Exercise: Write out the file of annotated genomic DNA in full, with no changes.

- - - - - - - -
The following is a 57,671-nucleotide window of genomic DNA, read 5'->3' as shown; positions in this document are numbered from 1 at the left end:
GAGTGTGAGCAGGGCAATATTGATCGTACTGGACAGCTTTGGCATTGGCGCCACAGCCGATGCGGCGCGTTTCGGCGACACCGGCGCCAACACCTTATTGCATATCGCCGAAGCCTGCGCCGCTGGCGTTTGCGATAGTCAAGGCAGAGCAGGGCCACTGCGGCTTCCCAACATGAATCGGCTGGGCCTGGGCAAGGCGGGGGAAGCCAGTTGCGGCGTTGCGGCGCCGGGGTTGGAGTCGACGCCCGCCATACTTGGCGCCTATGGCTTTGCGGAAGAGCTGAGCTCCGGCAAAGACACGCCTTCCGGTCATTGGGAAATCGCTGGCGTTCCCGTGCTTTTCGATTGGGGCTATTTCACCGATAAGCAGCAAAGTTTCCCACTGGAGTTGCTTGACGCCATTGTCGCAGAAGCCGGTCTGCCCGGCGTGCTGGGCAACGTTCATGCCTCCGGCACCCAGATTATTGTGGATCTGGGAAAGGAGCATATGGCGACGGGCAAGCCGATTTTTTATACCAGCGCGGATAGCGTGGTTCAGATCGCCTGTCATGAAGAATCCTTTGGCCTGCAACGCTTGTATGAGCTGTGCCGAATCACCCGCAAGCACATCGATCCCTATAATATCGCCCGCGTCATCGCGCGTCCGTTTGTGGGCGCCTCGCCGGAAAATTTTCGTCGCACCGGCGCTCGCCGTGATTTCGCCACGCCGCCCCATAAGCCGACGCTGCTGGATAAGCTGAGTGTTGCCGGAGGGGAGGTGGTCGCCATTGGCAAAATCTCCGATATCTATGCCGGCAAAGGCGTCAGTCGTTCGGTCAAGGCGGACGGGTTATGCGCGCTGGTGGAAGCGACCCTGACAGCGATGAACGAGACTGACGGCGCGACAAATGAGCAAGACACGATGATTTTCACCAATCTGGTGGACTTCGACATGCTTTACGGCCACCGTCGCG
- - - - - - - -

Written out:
The following is a 57,671-nucleotide window of genomic DNA, read 5'->3' as shown; positions in this document are numbered from 1 at the left end:
GAGTGTGAGCAGGGCAATATTGATCGTACTGGACAGCTTTGGCATTGGCGCCACAGCCGATGCGGCGCGTTTCGGCGACACCGGCGCCAACACCTTATTGCATATCGCCGAAGCCTGCGCCGCTGGCGTTTGCGATAGTCAAGGCAGAGCAGGGCCACTGCGGCTTCCCAACATGAATCGGCTGGGCCTGGGCAAGGCGGGGGAAGCCAGTTGCGGCGTTGCGGCGCCGGGGTTGGAGTCGACGCCCGCCATACTTGGCGCCTATGGCTTTGCGGAAGAGCTGAGCTCCGGCAAAGACACGCCTTCCGGTCATTGGGAAATCGCTGGCGTTCCCGTGCTTTTCGATTGGGGCTATTTCACCGATAAGCAGCAAAGTTTCCCACTGGAGTTGCTTGACGCCATTGTCGCAGAAGCCGGTCTGCCCGGCGTGCTGGGCAACGTTCATGCCTCCGGCACCCAGATTATTGTGGATCTGGGAAAGGAGCATATGGCGACGGGCAAGCCGATTTTTTATACCAGCGCGGATAGCGTGGTTCAGATCGCCTGTCATGAAGAATCCTTTGGCCTGCAACGCTTGTATGAGCTGTGCCGAATCACCCGCAAGCACATCGATCCCTATAATATCGCCCGCGTCATCGCGCGTCCGTTTGTGGGCGCCTCGCCGGAAAATTTTCGTCGCACCGGCGCTCGCCGTGATTTCGCCACGCCGCCCCATAAGCCGACGCTGCTGGATAAGCTGAGTGTTGCCGGAGGGGAGGTGGTCGCCATTGGCAAAATCTCCGATATCTATGCCGGCAAAGGCGTCAGTCGTTCGGTCAAGGCGGACGGGTTATGCGCGCTGGTGGAAGCGACCCTGACAGCGATGAACGAGACTGACGGCGCGACAAATGAGCAAGACACGATGATTTTCACCAATCTGGTGGACTTCGACATGCTTTACGGCCACCGTCGCG